In order to create practical solutions that effectively address the impact of bushfires on people and property, students must become informed and gain a detailed understanding of the research and ideas already being implemented in the real world.
This set of resources challenges teachers and educators to expand their practice by utilising the design process methodology – an engaging, self-directed learning structure that guides students towards becoming experts so that they can ultimately design solutions that have a positive impact on people and communities.
This lesson guides students through the consideration of a variety of bushfire-resistant housing principles. It directs their thinking and independent research towards existing ideas of real-world scientists, engineers and designers working in this space, inspiring and informing students about potential solutions and how to implement them effectively as well as the potential limitations of these solutions. By the end of this stage students will have a clear picture of what works and what doesn’t and have a solid foundation for designing solutions going forward.
- the varied approaches to creating bushfire-resistant housing, including building materials, shape and features as well as environmental landscaping
- critically evaluate the effectiveness of bushfire resistant housing design principles
Lesson guides and printables
Australian Curriculum content descriptions:
Years 7 and 8 Design and Technologies:
- Analyse ways to produce designed solutions through selecting and combining characteristics and properties of materials, systems, components, tools and equipment (ACTDEK034)
- Critique needs or opportunities for designing and investigate, analyse and select from a range of materials, components, tools, equipment and processes to develop design ideas (ACTDEP035)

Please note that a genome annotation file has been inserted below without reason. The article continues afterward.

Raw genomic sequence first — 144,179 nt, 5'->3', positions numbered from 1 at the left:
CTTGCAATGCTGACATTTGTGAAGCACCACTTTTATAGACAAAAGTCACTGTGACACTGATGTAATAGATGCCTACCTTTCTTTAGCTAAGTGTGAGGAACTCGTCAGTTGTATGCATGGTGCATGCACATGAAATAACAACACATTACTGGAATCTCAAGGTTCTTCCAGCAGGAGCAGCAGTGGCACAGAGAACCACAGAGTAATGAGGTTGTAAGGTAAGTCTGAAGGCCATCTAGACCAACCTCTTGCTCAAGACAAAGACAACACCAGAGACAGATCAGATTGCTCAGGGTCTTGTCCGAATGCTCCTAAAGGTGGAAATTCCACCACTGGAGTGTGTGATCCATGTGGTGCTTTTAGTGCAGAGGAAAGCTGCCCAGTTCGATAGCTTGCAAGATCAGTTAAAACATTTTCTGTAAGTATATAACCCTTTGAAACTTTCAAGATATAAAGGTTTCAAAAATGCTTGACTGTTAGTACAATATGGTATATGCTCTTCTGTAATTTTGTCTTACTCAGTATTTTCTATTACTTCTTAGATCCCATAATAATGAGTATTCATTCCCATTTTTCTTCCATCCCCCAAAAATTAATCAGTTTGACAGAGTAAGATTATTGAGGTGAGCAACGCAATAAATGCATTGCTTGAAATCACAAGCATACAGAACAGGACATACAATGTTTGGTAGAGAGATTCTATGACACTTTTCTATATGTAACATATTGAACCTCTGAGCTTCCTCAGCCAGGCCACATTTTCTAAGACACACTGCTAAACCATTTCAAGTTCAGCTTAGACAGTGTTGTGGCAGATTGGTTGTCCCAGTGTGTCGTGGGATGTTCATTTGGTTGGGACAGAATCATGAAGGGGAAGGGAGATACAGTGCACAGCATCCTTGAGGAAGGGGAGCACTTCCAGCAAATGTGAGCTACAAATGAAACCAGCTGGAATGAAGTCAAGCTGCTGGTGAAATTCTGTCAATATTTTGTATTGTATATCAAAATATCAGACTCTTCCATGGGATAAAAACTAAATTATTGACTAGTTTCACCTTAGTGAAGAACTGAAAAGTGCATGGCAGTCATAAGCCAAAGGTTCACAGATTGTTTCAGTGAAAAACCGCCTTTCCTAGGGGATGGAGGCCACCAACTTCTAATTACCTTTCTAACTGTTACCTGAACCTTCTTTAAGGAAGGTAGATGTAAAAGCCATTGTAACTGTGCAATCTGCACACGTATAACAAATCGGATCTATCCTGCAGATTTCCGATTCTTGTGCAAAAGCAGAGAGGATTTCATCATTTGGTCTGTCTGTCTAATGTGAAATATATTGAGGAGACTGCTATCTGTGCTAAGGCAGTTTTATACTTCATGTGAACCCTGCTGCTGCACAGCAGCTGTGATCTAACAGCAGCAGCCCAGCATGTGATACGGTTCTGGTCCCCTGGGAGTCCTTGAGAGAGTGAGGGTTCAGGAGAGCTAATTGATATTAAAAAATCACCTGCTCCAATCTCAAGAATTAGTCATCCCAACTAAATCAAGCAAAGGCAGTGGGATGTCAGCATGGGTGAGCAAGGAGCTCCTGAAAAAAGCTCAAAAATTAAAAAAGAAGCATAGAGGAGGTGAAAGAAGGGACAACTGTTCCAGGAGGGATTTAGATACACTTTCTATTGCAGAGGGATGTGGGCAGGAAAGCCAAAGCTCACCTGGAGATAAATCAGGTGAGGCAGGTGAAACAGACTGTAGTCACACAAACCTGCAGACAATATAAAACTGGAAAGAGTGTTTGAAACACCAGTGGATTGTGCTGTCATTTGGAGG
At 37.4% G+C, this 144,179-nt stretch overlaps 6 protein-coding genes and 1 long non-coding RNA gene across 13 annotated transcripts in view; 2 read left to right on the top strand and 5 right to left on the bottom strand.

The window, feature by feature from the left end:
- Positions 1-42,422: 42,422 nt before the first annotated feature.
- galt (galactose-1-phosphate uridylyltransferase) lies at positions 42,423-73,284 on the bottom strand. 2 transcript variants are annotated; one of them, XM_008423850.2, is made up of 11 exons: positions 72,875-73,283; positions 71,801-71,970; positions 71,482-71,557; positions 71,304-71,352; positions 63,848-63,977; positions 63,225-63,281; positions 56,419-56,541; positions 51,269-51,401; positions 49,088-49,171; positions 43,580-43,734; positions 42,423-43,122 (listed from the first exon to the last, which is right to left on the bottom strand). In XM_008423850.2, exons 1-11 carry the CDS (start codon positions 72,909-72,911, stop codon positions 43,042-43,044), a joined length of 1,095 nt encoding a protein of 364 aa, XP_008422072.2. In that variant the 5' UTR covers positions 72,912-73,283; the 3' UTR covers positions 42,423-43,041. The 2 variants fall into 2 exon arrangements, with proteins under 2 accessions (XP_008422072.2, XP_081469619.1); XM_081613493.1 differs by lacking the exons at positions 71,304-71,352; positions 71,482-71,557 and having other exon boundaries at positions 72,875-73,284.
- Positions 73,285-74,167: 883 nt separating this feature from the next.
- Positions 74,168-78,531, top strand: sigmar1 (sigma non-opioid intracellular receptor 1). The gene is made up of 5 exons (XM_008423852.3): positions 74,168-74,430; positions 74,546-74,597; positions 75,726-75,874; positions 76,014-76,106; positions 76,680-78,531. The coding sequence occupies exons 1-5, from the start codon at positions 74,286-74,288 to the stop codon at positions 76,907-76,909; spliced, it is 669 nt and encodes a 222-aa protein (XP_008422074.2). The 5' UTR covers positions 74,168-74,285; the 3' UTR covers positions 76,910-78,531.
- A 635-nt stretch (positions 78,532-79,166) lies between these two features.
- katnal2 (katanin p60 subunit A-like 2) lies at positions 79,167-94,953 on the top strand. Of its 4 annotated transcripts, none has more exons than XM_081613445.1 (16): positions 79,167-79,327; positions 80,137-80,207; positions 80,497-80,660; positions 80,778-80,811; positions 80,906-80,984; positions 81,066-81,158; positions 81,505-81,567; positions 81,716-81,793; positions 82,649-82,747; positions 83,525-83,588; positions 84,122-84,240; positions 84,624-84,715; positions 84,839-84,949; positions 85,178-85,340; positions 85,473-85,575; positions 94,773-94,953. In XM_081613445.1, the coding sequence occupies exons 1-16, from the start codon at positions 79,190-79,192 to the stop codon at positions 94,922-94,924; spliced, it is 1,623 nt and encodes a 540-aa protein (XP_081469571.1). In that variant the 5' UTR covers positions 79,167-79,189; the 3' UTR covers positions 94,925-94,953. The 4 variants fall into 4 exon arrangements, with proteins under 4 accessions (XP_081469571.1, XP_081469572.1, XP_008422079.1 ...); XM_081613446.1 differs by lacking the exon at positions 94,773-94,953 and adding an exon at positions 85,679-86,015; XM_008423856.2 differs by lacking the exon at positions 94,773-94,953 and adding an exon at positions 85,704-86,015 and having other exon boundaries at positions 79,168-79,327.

Syllabus outcomes: T4.3.1, T4.3.2, T4.1.1
Cross-curriculum priority: Sustainability
Relevant parts of Years 7 and 8 Design and Technologies achievement standards: Students explain how social, ethical, technical and sustainability considerations influence the design of innovative and enterprising solutions to meet a range of present and future needs. Students explain a range of needs, opportunities or problems and define them in terms of functional requirements and constraints. They collect, authenticate and interpret data. from a range of sources to assist in making informed judgements. Students generate and document in digital and non-digital form, design ideas for different audiences using appropriate technical terms, and graphical representation techniques including algorithms.
This lesson is part of the wider unit of work Beyond the Bushfires: Bushfire Resistant Housing
Time required: 100 mins
Level of teacher scaffolding: Medium – Facilitate class discussion, support student thinking, scaffold students through tasks and resources.
Be aware that the Design Process challenges the traditional roles in learning of instructors as the main disseminator of information and students having reduced agency. In this model, the instructor’s task is to challenge students’ pre-conceived ideas, foster their curiosity, pose challenging questions, and provide support and guidance to students as they are self-directed in pursuing knowledge.
- Design Document – physical or digital – one copy per student
- Device capable of presenting a video to the class
- Handling Sensitive Topics and Issues factsheet
This lesson is designed to build students’ competencies in the following skills:
- Critical thinking
- Digital literacy
In partnership with The Conversation, the Beyond the Bushfires series brings the words of scientists who are actively involved in research and science communication into classrooms throughout Australia. Students will explore evidence-based research embedded in the context of real-world practice.
Additional thanks to the Ian Potter Foundation, John T Reid Charitable Trusts and The Myer Foundation, for generously supporting the development of these lessons.